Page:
Filed under: New Release Jul 22, 2016
Third Mate by Rebecca James is now available!
Sequel to Second Alpha
The winds of change are blowing through the River Wolf Pack compound. River, the pack alpha, has allowed rogue wolves, a coyote shifter, and humans to join the pack. Then there’s the twin girls that Josiah, River’s mate, has given birth to. A movement to return to more traditional werewolf ways is gaining momentum.
In exchange for Leo’s help, Stone offers him the position of second alpha should Stone succeed in usurping River as pack alpha. Leo has his own problems — his desire to rise within the pack wars with his dislike of Stone. With the addition of Sam and Foster into the mix, Leo’s personal life is no less complex.
Jax knows he must make a difficult decision before he’s turned out of the compound. Should he remain human or accept David’s bite? He loves the alpha wolf, but he also has ties to the human world, ones he doesn’t want to sever. When David discovers Brooks is considering mating Stone, David determines to prevent it. Can Jax provide a solution to Brooks’s problem even if it means sacrificing his own happiness?
Can River remain in charge of an increasingly fractured pack? Does he even want to?
The humans were not the only outsiders at the meeting. Two representatives from the Angel Hills Wolf Pack had arrived late that afternoon in order to attend the conference — an alpha by the name of Milo, and a beta named Ace. Leo sat studying them while Rafe read out the minutes of the last meeting over five months prior. Like most alphas, Milo was tall and well-muscled. He had a head of black hair pulled into a top knot and chiseled features with cheekbones that stood out below hawk-like dark eyes. His arms and one side of his neck were covered in tattoos of strange symbols, and Leo wondered what they signified.
The beta was slighter, with lean, toned muscles and long runner’s legs. His short brown hair was sun-streaked, and he had a long, straight nose and attention-grabbing icy blue eyes beneath dark, well-shaped brows. Leo noticed a tattoo peeking out from under the right sleeve of his shirt. He seemed to be taking in everything with interest, particularly the group of humans. Leo couldn’t help but feel sorry for the females, Cara and Beth, who stood out like sore thumbs among so many males.
Stone’s sharp, deep voice cut into Leo’s thoughts, and he turned his attention to the front where the contentious alpha had already begun arguing his points.
“… no place for females. Do they even have any werewolf in them?”
“Of course they do; they’re mine. They are developing as quickly as any werewolf child.” River said more calmly than Leo would have under the scrutiny of so many condemning eyes.
“But have they shifted?” someone asked.
“Not yet. You know as well as I do that they could be a year old before they shift.”
“If they shift,” Stone muttered. “And most do by seven months.”
“If they don’t shift,” someone else said, “they aren’t werewolves. They’ll have to leave.”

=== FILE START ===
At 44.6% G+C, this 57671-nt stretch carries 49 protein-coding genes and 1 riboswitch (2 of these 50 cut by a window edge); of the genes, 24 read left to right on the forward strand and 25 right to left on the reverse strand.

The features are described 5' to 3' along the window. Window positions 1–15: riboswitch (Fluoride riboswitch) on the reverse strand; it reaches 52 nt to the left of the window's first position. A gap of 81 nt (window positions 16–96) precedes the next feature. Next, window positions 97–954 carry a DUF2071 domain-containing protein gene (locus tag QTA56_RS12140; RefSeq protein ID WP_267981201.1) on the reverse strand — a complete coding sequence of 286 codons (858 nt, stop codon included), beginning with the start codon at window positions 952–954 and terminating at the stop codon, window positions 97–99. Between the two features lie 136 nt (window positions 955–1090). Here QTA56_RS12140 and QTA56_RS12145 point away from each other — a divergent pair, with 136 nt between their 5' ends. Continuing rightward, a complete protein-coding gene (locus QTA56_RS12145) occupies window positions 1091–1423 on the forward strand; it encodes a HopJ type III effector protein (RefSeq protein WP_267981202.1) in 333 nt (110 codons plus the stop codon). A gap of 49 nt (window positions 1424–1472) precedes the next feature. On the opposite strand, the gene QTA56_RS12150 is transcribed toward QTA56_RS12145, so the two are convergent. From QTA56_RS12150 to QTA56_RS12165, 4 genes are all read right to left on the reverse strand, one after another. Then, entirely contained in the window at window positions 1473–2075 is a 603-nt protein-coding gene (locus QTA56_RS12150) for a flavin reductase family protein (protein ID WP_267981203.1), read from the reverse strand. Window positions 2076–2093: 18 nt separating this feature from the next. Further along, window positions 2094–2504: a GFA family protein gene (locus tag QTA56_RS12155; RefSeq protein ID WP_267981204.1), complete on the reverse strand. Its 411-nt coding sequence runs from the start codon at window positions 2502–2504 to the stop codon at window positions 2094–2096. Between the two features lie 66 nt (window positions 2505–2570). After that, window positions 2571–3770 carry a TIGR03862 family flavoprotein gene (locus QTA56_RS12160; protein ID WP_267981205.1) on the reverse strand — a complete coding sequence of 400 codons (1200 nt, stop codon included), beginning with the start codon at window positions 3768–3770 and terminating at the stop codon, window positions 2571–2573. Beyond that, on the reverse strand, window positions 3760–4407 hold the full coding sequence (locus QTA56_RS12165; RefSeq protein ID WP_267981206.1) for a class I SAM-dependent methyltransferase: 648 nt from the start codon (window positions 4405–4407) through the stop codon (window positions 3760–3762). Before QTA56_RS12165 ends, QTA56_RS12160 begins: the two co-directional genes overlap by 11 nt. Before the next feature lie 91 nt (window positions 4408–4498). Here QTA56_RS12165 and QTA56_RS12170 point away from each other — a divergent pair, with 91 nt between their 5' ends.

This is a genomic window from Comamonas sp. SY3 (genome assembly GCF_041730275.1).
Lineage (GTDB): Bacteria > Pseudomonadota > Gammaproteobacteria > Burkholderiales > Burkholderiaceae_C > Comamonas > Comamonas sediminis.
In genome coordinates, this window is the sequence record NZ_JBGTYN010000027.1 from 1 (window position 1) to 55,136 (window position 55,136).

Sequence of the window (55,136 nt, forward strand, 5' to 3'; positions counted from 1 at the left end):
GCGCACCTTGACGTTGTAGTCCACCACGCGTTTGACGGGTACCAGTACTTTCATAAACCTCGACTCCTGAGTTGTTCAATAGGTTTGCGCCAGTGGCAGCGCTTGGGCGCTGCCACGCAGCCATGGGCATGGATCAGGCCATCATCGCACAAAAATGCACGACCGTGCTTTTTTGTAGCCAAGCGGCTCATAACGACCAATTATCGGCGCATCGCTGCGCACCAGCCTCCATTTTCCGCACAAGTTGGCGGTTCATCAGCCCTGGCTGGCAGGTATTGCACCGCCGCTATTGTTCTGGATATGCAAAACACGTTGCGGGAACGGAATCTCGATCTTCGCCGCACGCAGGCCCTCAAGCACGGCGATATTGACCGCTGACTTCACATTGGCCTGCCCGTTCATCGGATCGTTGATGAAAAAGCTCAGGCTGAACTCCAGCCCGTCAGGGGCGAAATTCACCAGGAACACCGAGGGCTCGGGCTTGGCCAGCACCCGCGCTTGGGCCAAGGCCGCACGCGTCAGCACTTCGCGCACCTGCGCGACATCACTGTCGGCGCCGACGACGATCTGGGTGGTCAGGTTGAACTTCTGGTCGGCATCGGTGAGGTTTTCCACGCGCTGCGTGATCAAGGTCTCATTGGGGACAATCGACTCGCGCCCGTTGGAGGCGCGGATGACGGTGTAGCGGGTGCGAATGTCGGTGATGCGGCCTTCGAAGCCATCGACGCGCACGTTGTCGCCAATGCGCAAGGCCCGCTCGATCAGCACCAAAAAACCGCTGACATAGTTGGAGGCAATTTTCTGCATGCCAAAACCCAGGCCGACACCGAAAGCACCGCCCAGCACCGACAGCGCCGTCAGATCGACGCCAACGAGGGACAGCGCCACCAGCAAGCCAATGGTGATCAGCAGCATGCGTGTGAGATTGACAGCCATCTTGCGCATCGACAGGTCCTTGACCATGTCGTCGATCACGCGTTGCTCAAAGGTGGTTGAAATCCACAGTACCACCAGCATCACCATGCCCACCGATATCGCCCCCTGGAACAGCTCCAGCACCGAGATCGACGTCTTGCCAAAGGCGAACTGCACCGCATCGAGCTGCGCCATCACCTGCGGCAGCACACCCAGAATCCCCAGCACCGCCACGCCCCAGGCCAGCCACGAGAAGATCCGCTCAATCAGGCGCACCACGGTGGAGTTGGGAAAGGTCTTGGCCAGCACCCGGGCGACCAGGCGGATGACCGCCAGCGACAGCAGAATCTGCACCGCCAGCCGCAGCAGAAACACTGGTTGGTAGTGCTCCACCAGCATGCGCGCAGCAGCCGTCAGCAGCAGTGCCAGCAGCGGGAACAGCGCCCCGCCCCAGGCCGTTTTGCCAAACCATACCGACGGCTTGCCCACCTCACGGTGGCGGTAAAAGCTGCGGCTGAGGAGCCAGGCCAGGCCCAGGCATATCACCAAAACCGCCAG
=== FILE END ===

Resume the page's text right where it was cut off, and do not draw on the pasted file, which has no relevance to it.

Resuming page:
“They don’t belong here.” Stone stood, feet apart and hands on hips. Justin, Stone’s pregnant omega, cowered in submission at the sound of Stone’s displeased voice. His three beta mates sat with eyes downcast, although Leo saw Canaan glance up more than once. There was something shrewd and calculating about Canaan, and although Leo felt sorry for him after his son was killed, it didn’t make it any easier to like him.
“As my children, they certainly do belong here, as yours do, and the progeny of everyone else present,” River said, tone brooking no argument.
Stone made a frustrated sound and looked around, eyes landing on Griffin, an alpha of Stone’s age.
Griffin stood. “Your own father drove your mate’s father from the pack for having relations with a human female.”
“My father did not drive him out. Derrick was punished — told he couldn’t leave the compound. But he ran away.”
“This is true,” Old Ben called out.
“The fact remains that Thorn did not approve of the boy’s actions,” Griffin argued. “He didn’t invite Derrick to bring his female lover into the pack because females don’t belong with werewolves.”
“I don’t know what you’re getting at,” River said with a sigh. “I am not attempting to bring a female among us. My daughters were born to me, and are therefore a part of this pack.”
Before Griffin could speak again, Stone interrupted. “Which wouldn’t have happened if you hadn’t mated with the half-human, which you did without consulting the pack.”
“Josiah is a werewolf,” River said. “And I do not need to consult my pack before mating.”
“Half-werewolf,” Stone corrected. “Unlike someone who willingly takes the bite and transforms, your mate will always be part human. Which is why he spawned twin abominations –”
In two steps, River crossed the room and had Stone’s neck between his hands, thumbs cutting off the alpha’s air flow. Leo glanced at the humans. Several flinched, and others looked horrified.
“Don’t you ever,” River breathed heavily into Stone’s purpling face, “ever speak of my mate or children in that manner again. Am I clear?”
Stone’s eyes bulged and his mouth gaped as he tried to dislodge River’s grip. Leo stood, along with the other alphas in the room. As pack alpha, River had the right to kill Stone for such an insult, and Leo found himself almost hoping River would.